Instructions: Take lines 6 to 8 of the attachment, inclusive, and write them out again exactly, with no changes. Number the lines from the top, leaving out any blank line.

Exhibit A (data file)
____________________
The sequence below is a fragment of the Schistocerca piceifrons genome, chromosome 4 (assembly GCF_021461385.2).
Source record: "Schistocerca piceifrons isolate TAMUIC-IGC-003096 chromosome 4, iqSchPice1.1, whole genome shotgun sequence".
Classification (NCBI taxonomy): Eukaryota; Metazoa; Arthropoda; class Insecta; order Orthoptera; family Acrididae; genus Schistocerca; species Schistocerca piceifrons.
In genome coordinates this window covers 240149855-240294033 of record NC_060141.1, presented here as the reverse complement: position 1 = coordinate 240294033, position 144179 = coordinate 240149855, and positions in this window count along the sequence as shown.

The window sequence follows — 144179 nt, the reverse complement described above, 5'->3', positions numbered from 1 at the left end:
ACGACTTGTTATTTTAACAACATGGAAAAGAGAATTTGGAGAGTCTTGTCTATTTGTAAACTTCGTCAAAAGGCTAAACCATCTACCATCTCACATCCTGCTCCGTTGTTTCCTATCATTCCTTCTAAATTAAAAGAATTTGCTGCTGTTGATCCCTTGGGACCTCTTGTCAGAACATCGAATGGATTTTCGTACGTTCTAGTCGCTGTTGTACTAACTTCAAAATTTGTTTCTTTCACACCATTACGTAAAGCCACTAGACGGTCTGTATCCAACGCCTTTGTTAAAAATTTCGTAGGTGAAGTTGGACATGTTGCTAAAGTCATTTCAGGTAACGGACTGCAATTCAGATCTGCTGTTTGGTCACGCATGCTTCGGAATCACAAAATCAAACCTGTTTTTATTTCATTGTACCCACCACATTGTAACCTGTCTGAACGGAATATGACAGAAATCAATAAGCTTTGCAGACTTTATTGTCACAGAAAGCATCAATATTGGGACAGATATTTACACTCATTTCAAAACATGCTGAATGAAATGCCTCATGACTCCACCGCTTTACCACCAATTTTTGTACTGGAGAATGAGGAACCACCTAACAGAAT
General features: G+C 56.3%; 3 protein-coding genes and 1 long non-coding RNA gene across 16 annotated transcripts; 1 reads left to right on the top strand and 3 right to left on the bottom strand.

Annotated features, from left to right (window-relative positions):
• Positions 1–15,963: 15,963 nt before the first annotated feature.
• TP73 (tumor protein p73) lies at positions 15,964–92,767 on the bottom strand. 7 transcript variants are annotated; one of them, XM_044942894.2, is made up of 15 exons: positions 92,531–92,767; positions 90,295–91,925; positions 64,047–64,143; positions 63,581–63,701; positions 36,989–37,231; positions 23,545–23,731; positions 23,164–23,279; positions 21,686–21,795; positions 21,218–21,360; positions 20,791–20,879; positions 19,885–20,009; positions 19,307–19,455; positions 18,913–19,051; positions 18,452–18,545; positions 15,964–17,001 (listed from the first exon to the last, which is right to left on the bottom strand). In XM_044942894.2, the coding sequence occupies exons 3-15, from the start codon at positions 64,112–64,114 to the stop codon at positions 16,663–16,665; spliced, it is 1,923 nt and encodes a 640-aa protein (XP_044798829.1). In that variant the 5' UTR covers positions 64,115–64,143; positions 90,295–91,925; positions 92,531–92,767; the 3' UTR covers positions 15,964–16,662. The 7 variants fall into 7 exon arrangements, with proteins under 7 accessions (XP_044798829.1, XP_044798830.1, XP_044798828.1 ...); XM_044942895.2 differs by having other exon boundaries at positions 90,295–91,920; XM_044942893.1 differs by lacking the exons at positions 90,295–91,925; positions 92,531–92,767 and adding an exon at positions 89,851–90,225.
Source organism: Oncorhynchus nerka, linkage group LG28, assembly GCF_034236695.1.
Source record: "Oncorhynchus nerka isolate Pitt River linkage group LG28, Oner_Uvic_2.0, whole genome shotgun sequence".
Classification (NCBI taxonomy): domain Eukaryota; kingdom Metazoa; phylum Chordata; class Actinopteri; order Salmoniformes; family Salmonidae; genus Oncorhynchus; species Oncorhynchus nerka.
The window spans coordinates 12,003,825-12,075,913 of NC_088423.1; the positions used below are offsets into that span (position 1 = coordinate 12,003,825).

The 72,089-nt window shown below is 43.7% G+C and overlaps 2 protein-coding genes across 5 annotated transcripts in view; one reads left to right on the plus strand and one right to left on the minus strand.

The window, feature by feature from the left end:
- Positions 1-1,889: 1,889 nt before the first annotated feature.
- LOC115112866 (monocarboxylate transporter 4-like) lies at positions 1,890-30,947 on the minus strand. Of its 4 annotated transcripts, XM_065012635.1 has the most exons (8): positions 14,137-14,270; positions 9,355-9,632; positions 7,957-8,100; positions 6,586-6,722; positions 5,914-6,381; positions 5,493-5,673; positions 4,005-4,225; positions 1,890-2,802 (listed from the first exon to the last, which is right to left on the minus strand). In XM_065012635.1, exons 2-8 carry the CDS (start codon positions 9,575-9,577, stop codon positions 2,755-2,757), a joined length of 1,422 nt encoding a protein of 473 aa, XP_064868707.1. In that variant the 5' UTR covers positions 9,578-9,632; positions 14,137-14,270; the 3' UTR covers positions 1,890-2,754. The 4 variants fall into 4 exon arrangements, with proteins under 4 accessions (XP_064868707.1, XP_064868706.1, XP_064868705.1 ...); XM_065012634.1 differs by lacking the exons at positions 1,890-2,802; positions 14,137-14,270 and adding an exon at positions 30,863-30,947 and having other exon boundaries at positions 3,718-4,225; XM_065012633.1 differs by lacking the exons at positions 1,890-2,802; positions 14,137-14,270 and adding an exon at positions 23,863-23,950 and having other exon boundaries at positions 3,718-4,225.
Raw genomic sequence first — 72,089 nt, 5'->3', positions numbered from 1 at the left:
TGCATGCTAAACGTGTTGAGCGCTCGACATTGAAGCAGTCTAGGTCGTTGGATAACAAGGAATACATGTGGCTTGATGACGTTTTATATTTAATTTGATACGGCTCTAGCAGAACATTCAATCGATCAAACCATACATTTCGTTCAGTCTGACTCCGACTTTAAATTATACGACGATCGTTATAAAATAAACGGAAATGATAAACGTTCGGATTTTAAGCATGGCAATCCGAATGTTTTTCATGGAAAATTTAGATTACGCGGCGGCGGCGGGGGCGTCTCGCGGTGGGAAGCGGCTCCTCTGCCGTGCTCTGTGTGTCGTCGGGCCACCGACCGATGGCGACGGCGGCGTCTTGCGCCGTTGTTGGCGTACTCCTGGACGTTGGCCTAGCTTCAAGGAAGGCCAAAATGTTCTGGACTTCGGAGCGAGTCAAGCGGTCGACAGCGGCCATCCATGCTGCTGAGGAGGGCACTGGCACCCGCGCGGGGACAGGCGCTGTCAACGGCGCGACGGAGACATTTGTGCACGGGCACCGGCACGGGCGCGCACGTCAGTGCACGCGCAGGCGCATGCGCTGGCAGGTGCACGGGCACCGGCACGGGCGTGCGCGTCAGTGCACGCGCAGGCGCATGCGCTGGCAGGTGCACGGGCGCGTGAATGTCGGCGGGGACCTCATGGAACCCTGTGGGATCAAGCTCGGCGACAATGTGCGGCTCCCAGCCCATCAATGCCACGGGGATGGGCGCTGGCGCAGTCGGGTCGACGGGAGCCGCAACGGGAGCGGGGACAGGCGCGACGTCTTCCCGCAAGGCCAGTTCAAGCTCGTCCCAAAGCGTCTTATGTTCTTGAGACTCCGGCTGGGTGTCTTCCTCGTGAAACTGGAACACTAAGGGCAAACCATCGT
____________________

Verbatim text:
ACGACTTGTTATTTTAACAACATGGAAAAGAGAATTTGGAGAGTCTTGTCTATTTGTAAACTTCGTCAAAAGGCTAAACCATCTACCATCTCACATCCTGCTCCGTTGTTTCCTATCATTCCTTCTAAATTAAAAGAATTTGCTGCTGTTGATCCCTTGGGACCTCTTGTCAGAACATCGAATGGATTTTCGTACGTTCTAGTCGCTGTTGTACTAACTTCAAAATTTGTTTCTTTCACACCATTACGTAAAGCCACTAGACGGTCTGTATCCAACGCCTTTGTTAAAAATTTCGTAGGTGAAGTTGGACATGTTGCTAAAGTCATTTCAGGTAACGGACTGCAATTCAGATCTGCTGTTTGGTCACGCATGCTTCGGAATCACAAAATCAAACCTGTTTTTATTTCATTGTACCCACCACATTGTAACCTGTCTGAACGGAATATGACAGAAATCAATAAGCTTTGCAGACTTTATTGTCACAGAAAGCATCAATATTGGGACAGATATTTACACTCATTTCAAAACATGCTGAATGAAATGCCTCATGACTCCACCGCTTTACCACCAATTTTTGTACTGGAGAATGAGGAACCACCTAACAGAAT
General features: G+C 56.3%; 3 protein-coding genes and 1 long non-coding RNA gene across 16 annotated transcripts; 1 reads left to right on the top strand and 3 right to left on the bottom strand.

Annotated features, from left to right (window-relative positions):